Improving early reading skills for beginning readers using an online programme as supplementary instruction.

Tyler, E.J. and Hughes, J.C. and Beverley, M. and Hastings, R.P. (2015) Improving early reading skills for beginning readers using an online programme as supplementary instruction. European Journal of Psychology of Education, 30 (3). pp. 281-294. DOI: 10.1007/s10212-014-0240-7

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Many children fail to acquire basic reading skills. The current evidence base for supplementary reading instruction indicates that explicit, systematic and intensive instruction in the early years for children considered to be �at-risk� of reading difficulties can have significant and preventative effects on reading skills. However, little research has investigated the effects of supplementary instruction for beginning readers as they first encounter formal reading instruction, regardless of whether they are considered �at-risk�. The current study investigated whether using an online reading programme (Headsprout® Early Reading; HER) as supplementary instruction for readers in Year 2 regardless of initial reading problems leads to improvements in reading skills as compared to children not receiving this additional instruction. Fifty-one children in Y2 (6�7 years) from two mainstream schools in North Wales participated in the study. Participants were randomly allocated to either the HER group or a waiting list control group. Following pretest reading assessments, the HER group enrolled in the programme as supplementary instruction for up to 45 min daily for 8 months. There were significant and marginally significant differences in favour of the HER group across measures of reading accuracy and word recognition skills, with medium and large effect sizes on most measures. The results indicate that using HER as supplementary reading instruction for beginning readers in Year 2 can have a significant effect on reading skills. Further research is required to investigate the potential benefits of class-wide implementation as standard provision for beginning readers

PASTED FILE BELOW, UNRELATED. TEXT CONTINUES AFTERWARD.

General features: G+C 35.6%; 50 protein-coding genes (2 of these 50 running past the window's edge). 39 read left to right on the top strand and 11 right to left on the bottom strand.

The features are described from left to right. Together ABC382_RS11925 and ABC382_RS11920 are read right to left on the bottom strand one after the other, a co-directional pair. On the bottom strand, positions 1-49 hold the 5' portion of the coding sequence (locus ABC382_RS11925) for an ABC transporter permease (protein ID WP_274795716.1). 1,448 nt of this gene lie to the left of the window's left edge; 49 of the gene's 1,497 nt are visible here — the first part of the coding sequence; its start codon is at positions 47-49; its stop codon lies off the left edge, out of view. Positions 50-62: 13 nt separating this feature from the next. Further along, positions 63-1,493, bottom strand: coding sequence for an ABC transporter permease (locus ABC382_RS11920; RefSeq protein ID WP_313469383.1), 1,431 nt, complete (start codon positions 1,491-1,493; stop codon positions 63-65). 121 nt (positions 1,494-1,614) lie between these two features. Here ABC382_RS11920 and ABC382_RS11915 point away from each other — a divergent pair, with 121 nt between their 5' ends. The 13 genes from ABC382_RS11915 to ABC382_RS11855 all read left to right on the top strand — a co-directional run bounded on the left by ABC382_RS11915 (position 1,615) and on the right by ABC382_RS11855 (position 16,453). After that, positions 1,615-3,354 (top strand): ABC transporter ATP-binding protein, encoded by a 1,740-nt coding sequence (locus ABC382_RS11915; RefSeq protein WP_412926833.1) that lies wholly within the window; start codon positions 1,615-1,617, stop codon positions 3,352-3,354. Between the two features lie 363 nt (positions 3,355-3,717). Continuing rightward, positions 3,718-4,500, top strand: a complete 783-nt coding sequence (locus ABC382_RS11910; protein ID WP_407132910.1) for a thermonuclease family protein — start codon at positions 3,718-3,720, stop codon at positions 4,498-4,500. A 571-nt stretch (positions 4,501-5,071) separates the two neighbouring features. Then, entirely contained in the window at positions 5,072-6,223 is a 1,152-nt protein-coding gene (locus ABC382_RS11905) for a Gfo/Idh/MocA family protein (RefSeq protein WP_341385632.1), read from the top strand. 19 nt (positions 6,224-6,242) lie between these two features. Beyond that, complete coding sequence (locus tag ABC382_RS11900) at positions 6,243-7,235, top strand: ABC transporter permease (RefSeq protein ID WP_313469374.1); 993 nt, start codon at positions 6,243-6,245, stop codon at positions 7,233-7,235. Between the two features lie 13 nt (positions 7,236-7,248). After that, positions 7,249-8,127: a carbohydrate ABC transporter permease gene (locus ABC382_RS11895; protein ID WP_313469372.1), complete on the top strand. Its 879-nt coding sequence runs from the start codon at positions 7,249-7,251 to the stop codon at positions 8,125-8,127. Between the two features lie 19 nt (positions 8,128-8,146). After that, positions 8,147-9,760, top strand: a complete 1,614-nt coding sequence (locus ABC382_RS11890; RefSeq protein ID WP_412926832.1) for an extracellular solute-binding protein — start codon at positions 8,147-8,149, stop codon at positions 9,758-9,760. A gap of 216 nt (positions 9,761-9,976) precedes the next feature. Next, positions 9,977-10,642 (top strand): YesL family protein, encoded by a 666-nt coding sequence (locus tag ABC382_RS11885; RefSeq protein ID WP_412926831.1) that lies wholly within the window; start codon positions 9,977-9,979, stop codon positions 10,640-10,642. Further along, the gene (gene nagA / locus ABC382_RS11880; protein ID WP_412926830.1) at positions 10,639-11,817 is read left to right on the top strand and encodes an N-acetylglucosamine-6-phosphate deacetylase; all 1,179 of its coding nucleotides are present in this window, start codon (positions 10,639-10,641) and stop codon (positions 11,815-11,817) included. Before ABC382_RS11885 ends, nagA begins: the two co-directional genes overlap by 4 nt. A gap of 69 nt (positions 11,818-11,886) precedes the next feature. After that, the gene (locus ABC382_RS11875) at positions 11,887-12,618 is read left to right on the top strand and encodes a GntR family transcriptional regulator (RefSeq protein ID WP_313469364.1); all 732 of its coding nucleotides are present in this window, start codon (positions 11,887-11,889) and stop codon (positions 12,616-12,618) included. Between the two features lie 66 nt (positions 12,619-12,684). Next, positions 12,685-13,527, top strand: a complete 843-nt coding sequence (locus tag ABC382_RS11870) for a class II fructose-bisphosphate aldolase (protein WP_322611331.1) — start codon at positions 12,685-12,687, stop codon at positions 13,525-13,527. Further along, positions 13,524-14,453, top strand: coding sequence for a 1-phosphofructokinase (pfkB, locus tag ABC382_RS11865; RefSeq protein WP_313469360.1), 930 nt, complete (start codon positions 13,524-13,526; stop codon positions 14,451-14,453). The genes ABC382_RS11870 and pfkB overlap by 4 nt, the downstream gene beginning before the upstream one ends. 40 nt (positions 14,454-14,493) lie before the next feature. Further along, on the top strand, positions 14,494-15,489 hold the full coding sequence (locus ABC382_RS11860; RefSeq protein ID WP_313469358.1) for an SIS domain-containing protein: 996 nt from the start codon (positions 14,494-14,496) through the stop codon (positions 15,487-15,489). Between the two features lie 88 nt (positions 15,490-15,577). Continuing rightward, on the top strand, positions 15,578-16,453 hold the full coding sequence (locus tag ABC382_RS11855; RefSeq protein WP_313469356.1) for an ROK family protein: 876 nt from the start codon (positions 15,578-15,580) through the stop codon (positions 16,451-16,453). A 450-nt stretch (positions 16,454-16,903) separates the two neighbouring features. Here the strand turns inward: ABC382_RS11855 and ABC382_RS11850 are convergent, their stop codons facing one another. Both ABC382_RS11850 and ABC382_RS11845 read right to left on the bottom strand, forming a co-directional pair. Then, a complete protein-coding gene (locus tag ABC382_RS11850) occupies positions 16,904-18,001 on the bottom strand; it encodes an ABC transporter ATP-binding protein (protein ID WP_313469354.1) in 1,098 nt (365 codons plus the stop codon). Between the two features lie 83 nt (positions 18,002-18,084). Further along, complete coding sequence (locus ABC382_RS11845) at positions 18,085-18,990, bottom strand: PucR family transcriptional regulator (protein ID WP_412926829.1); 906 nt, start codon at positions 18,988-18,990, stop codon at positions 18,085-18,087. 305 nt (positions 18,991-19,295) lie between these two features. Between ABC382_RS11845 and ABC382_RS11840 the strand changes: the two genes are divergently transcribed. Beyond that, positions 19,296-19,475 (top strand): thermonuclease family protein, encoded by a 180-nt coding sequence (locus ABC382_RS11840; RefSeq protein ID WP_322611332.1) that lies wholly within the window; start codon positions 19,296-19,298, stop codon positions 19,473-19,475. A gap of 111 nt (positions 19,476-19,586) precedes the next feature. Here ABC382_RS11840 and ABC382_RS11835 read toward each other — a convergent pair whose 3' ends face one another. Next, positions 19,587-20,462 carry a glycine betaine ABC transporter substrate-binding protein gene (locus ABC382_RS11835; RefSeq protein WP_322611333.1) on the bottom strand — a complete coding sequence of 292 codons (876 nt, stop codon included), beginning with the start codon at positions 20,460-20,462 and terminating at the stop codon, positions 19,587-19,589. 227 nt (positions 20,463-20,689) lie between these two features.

Item Type: Article
Subjects: Research Publications
Departments: College of Health and Behavioural Sciences > School of Psychology
Date Deposited: 27 Feb 2015 03:50
Last Modified: 23 Sep 2015 02:50
ISSN: 0256-2928
URI: http://e.bangor.ac.uk/id/eprint/3576
Identification Number: DOI: 10.1007/s10212-014-0240-7
Publisher: Springer
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